Muriel Gray was born in Glasgow in 1958, is a BA honours
graduate in graphic design and illustration of the Glasgow School
of Art, and worked as a professional illustrator before joining the
National Museum of Antiquities in Edinburgh as assistant head of
She then moved into broadcasting starting as a presenter on Channel 4's seminal music programme The Tube, presenting all five series alongside Jools Holland and the late Paula Yates, whilst still retaining her post at the museum.
A full-time career spanning more than three decades in the media followed, presenting many diverse flagship network radio and television programmes, including: The Media Show, Frocks on The Box, Ride On, The Booker Prize Live, Start The Week, The John Peel Show, Bliss, The Munro Show, Art is Dead, Walkie Talkie, The Snow Show and many others, as well as producing, directing, and then founding her own award-winning production company which grew into the largest in Scotland.
She became a bestselling novelist with the publication of her debut horror novel, The Trickster, in 1995, and this was followed by Furnace in 1998 and The Ancient in 2001, which Stephen King hailed as being `scary and unputdownable'.
She is also known as a political opinion writer for Time Out magazine, The Sunday Correspondent, The Sunday Mirror, Scotland on Sunday, The Sunday Herald, and continues to contribute regularly to The Guardian and other publications. She has won several prizes for journalism including columnist of the year at the Scottish press awards.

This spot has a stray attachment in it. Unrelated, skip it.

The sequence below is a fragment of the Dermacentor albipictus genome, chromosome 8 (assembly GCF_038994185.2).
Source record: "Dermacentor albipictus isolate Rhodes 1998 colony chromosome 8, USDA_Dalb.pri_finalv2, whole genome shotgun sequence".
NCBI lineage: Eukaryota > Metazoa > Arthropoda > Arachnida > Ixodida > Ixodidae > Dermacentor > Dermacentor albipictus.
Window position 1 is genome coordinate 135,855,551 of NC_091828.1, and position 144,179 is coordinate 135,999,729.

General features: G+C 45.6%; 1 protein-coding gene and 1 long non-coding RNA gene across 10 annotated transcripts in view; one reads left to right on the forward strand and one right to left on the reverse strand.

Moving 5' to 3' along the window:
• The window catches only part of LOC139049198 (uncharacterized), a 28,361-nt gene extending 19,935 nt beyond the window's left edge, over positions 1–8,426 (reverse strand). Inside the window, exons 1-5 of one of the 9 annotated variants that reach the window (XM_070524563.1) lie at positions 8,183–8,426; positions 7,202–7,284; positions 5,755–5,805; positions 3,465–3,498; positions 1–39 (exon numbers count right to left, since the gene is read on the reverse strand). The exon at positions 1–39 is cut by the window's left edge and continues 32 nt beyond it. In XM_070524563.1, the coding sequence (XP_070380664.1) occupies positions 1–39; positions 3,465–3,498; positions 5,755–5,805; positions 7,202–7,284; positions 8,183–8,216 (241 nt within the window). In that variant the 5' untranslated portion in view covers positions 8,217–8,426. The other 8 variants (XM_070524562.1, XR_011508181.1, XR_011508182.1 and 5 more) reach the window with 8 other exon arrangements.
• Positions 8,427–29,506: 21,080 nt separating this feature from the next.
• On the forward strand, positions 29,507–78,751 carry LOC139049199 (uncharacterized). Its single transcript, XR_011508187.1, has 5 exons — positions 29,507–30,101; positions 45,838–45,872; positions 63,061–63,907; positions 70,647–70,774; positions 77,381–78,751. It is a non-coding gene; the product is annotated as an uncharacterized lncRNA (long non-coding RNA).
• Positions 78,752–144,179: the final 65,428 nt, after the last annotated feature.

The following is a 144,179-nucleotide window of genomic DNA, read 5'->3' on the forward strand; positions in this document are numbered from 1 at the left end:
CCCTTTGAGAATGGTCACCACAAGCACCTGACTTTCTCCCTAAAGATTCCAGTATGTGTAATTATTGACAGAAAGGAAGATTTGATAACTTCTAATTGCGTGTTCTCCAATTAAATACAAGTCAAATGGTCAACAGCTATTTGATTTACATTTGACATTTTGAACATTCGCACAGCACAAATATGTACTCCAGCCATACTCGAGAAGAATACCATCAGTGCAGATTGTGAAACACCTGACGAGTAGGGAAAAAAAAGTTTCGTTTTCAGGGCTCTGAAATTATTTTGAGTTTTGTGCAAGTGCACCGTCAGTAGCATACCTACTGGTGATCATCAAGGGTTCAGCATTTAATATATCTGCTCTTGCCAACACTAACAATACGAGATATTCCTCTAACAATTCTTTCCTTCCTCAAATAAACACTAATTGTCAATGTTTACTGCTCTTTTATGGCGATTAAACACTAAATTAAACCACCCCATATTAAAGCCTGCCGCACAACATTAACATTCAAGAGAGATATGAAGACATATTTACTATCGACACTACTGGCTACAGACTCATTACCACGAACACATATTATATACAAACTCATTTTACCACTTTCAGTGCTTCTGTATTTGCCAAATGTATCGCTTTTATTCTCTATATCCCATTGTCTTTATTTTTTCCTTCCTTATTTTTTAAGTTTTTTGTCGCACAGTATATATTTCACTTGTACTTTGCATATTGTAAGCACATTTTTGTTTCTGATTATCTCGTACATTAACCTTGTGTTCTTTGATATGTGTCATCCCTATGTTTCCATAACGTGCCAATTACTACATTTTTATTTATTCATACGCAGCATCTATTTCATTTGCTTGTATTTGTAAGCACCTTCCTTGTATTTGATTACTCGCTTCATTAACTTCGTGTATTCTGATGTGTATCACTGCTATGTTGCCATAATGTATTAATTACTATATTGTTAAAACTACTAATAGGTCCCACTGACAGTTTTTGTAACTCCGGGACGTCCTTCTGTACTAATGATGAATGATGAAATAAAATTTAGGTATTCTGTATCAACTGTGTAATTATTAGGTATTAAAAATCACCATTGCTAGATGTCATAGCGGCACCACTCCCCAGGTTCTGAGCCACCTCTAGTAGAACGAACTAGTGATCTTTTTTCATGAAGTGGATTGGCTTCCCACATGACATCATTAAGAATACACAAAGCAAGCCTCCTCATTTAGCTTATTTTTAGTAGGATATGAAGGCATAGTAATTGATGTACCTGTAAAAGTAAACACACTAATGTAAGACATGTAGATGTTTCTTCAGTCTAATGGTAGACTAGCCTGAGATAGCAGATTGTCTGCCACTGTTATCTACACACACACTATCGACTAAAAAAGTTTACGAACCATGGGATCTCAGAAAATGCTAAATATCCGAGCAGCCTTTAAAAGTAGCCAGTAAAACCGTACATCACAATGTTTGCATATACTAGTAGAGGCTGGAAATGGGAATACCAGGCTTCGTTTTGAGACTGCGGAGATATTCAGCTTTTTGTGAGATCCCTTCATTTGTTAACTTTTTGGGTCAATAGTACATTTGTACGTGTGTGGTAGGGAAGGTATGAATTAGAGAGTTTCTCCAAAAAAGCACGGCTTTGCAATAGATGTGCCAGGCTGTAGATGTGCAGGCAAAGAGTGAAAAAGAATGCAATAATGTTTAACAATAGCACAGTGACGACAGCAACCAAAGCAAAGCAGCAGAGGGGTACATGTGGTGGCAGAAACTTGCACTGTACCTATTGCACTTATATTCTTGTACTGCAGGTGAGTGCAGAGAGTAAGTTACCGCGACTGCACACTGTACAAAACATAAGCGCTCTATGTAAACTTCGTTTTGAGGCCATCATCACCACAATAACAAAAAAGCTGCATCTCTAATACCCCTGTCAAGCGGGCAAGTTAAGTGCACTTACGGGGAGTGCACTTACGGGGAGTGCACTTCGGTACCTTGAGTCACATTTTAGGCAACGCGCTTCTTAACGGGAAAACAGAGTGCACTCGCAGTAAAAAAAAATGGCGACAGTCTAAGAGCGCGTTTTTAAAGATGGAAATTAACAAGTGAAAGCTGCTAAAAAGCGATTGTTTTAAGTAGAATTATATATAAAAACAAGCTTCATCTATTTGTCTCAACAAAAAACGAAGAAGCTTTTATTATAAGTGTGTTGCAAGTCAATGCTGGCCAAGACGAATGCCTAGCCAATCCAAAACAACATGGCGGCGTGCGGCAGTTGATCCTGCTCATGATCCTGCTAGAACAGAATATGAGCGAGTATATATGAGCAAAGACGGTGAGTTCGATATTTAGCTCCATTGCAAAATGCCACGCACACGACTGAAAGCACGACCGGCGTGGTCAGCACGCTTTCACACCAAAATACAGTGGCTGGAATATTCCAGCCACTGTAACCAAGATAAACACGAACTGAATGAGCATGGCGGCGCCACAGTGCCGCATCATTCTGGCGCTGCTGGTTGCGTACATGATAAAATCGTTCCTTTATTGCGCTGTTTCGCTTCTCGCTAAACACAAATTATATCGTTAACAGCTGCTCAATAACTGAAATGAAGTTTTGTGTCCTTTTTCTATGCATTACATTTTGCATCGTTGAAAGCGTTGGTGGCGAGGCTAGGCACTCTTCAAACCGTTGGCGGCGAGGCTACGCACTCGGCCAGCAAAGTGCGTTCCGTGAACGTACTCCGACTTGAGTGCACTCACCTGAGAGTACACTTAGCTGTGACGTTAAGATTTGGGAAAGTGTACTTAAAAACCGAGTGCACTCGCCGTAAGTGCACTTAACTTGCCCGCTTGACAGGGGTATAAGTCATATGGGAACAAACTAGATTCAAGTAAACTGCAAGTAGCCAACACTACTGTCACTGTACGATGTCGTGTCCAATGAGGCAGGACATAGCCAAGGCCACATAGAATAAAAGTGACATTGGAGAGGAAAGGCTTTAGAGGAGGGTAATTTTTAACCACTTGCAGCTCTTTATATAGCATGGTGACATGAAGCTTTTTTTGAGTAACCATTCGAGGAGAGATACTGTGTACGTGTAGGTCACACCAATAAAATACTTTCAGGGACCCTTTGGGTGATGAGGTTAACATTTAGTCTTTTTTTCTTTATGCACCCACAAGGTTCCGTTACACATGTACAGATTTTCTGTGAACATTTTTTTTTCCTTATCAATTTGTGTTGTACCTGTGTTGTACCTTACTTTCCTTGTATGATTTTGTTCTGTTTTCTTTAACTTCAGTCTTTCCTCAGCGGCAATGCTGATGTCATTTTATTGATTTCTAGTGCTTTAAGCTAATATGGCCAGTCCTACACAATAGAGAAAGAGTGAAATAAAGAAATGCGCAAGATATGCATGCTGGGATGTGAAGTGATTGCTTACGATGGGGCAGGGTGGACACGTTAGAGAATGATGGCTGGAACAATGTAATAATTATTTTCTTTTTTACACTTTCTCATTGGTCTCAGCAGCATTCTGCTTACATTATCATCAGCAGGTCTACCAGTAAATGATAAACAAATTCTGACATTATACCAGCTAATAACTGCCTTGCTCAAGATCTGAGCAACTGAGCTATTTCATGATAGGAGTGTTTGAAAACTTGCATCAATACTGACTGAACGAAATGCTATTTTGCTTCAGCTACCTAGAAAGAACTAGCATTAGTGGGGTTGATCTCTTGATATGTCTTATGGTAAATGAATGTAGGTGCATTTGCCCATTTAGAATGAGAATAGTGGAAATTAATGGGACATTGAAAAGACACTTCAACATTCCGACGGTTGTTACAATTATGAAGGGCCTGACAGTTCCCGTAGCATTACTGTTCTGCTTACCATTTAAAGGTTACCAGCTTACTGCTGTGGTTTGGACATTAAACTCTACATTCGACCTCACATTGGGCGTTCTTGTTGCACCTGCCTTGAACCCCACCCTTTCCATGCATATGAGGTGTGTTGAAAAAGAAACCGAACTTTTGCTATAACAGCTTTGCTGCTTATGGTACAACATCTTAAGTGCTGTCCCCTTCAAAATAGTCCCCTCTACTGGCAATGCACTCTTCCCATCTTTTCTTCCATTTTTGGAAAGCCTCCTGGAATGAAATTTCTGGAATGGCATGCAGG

Muriel is a former rector of Edinburgh University, still the only woman to have held this post, and has been awarded honorary degrees from the University of Abertay and Glasgow School of Art via Glasgow University. She is currently chair of the board of governors
at Glasgow School of Art, also the only woman to have held this post.
She lives in Glasgow with her husband and three children. Her greatest disappointment is that she has not yet been abducted by aliens.
From the reviews of The Trickster and Furnace:
'The Trickster is written with incredible vigour... thuggish, gory, sentimental, cosy. It grips'
'Gray tells her tale with immense elan. A smashing debut that's gutsier than most authors could ever be' Time Out
'Pacy, energetic, violent entertainment whose flashes of intuition and glittery neurosis give it an idiosyncratic edge' The Times